Employee Satisfaction definition

Employee satisfaction, also known as job satisfaction, is the extent to which an individual is happy with their job and the role it plays in their life.

The extent to which employers prioritise employee satisfaction depends on the employer and the industry – the Hawthorne studies and the work of George Elton Mayo in the 1930s put the link between employer satisfaction and productivity on the radar.

Satisfaction researchers tend to differentiate between affective satisfaction and cognitive job satisfaction – affective satisfaction is the sum total of pleasurable emotions and feelings associated with the job and its place in the individual’s life, whereas cognitive satisfaction refers to rational satisfaction over particular facets of the job e.g. pay and day-to-day responsibilities.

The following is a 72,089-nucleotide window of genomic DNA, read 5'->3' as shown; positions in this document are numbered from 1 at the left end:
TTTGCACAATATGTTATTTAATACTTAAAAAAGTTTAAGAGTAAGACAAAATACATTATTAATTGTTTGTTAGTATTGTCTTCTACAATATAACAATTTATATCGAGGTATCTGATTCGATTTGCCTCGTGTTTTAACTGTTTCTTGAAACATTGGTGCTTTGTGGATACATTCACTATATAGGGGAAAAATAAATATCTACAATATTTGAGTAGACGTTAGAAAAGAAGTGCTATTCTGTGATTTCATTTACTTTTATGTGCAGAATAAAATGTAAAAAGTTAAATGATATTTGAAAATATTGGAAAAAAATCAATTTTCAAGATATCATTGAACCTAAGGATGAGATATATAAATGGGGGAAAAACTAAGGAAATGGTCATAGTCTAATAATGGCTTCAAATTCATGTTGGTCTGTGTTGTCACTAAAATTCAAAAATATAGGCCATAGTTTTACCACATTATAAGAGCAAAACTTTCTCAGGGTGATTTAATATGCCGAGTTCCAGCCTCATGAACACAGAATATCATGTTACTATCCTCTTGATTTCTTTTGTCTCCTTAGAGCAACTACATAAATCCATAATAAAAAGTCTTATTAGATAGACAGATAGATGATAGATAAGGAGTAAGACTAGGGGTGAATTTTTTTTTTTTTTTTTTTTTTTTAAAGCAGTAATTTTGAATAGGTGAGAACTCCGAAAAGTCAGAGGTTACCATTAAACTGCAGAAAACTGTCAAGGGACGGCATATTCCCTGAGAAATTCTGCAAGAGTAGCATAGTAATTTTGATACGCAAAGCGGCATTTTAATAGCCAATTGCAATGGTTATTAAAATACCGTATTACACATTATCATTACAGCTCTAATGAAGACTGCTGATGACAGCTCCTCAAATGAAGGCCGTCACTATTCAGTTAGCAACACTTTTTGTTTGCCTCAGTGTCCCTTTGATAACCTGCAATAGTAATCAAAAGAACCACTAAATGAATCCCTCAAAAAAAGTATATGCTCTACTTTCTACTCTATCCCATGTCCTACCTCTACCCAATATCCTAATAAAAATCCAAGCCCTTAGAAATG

There are a wide variety of theories surrounding employee satisfaction. Dispositional theory, for example, argues that individuals are predisposed to a certain level of job satisfaction regardless of the job or industry. Range of Affect Theory, put forward by Edwin A. Locke in the 1970s, is a theory based on expectations – satisfaction depends on the gap between what an employee expects from a job and what they actually get.


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